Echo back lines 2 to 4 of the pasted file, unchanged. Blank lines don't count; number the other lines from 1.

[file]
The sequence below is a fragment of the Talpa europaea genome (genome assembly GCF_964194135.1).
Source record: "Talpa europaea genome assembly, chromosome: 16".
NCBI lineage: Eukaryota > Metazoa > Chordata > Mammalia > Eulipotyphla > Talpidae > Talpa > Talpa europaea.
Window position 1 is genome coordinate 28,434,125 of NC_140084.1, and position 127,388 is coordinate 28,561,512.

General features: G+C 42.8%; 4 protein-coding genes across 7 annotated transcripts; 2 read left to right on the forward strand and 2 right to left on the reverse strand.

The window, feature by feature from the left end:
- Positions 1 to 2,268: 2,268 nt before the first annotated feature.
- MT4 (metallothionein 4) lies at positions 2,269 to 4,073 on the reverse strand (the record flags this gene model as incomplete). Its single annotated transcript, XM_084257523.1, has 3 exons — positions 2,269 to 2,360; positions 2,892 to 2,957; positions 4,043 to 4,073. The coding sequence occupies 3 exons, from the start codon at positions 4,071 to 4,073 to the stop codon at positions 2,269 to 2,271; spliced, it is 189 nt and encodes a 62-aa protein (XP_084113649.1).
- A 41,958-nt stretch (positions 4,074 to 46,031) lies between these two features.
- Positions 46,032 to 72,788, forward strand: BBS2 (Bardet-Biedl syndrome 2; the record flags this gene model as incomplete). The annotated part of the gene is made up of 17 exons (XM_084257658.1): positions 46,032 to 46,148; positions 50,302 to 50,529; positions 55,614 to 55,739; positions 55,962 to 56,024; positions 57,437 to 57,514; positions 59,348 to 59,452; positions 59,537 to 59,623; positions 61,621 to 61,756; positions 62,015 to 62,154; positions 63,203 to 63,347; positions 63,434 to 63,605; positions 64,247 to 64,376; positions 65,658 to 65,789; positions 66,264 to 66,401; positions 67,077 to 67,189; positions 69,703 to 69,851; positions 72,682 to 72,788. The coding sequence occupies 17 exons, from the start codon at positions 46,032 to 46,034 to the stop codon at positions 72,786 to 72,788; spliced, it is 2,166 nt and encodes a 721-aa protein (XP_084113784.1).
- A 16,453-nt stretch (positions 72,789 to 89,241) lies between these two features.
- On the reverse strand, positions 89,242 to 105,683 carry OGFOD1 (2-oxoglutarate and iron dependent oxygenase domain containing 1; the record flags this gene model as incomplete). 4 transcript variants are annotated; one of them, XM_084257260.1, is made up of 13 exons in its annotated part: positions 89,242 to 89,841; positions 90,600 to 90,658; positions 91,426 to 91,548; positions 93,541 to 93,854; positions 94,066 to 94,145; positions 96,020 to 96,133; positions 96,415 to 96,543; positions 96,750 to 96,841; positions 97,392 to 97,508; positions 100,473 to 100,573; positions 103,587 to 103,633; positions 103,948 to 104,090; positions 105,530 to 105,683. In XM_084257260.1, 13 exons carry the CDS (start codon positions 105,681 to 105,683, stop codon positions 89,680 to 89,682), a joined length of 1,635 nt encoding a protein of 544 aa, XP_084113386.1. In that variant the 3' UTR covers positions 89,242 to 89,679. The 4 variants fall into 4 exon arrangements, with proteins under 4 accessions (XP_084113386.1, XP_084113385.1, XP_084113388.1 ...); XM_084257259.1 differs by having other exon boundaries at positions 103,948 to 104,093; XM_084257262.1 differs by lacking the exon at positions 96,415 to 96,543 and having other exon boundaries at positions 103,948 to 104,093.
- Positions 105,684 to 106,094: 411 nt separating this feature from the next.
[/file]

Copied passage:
Source record: "Talpa europaea genome assembly, chromosome: 16".
NCBI lineage: Eukaryota > Metazoa > Chordata > Mammalia > Eulipotyphla > Talpidae > Talpa > Talpa europaea.
Window position 1 is genome coordinate 28,434,125 of NC_140084.1, and position 127,388 is coordinate 28,561,512.